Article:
In particular, I wanted to visit the classical cities of Hangzhou and Suzhou. And I figured I’d go to Shanghai as well while I was in the area, even though I’m not a huge fan of big cities.

Suzhou Humble Administrator's Garden
I’m also super grateful that I had the time to visit Nanjing, despite the dark history and hurt that still haunts the city.
Here were my expenses for this 10-day trip:
  • Trains to and from central China to the eastern seaboard: ¥796.61
  • Ground transportation (trains, buses, subways, bicycles): ¥258.06
  • Lodging: ¥427.82
  • Food: ¥678.50
  • Entertainment/attractions/tickets: ¥405
  • Misc: ¥74.50

Total: ¥2640.49

Total cost for 7 weeks in China:

In total, I spent exactly 7 weeks in China before flying off to Chiang Mai.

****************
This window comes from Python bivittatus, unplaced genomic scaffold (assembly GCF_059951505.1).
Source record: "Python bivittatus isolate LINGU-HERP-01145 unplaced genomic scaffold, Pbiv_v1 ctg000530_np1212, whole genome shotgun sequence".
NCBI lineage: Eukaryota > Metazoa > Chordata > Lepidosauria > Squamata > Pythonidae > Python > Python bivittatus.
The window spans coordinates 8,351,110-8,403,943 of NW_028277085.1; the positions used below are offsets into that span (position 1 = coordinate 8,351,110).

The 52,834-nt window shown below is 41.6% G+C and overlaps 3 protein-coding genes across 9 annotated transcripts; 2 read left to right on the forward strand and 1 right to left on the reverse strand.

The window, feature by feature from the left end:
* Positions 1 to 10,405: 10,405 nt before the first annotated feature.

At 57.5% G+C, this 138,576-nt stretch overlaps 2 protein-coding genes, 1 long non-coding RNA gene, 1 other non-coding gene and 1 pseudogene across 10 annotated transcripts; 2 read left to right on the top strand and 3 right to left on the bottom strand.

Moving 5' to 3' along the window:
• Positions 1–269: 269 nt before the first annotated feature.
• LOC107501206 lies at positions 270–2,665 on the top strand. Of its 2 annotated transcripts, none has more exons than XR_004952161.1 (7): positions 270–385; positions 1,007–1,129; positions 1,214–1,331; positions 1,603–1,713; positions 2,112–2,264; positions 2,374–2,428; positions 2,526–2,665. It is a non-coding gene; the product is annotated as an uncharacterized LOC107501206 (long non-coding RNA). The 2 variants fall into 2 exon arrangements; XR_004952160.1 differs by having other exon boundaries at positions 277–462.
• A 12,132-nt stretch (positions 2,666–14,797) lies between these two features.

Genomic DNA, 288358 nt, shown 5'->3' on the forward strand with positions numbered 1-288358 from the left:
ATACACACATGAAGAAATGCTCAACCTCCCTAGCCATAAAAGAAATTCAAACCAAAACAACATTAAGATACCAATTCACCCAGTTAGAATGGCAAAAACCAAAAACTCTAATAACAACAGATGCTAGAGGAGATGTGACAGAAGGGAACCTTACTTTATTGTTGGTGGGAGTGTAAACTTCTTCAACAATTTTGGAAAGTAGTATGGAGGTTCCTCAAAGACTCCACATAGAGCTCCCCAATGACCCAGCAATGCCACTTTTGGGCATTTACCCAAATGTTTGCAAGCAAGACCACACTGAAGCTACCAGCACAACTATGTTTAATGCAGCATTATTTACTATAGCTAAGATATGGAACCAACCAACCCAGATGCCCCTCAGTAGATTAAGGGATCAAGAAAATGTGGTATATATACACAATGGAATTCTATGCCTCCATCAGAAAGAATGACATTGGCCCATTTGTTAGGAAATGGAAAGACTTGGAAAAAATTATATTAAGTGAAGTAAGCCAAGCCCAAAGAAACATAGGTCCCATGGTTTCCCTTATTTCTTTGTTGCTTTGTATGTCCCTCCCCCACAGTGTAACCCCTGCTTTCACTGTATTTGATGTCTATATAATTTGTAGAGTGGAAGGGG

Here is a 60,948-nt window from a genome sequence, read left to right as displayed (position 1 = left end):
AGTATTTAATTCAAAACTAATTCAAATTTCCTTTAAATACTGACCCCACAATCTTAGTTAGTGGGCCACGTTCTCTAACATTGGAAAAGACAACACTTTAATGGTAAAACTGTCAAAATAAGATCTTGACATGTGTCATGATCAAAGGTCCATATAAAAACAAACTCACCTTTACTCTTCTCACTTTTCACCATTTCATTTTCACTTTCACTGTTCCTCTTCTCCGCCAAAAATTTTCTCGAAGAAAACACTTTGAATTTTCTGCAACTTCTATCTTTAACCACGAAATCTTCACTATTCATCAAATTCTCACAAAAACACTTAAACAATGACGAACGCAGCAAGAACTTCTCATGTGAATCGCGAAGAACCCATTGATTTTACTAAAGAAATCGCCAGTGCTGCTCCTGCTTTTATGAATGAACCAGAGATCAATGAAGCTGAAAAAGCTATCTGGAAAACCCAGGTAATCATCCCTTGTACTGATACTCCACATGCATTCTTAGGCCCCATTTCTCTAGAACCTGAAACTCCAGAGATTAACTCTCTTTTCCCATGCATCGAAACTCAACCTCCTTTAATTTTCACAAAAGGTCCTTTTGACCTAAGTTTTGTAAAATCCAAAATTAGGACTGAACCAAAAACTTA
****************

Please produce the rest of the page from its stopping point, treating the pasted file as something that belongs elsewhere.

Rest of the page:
• Northern China: ¥1151.27 (~$175.11 USD)
  • Northwestern China: ¥4388 (~$659.29 USD)
  • Southern China: ¥3515.85 (~$531.45 USD)
  • Eastern China: ¥2640.49 (~$398.37 USD)
  • Miscellaneous costs for the other days in between those trips: ¥832.40 (~$125.07 USD)
  • Visa: $140 USD
  • Flights: $656.26 USD

Total: ~$2681.55 USD for 7 weeks, including visa and flights.

If you take out visa and flights, it was ~$1885.29 USD or ~$38 a day!


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4 thoughts on “Budget Breakdown: How Much I Spent Traveling China for 7 Weeks

  1. I lived in China for 2 years and traveled so much because it was so affordable. Got to see some great places. Very helpful post

  2. I cannot believe the price of flights – much cheaper than I expected. So good the visa lasts 10 years too – perfect excuse to return ;)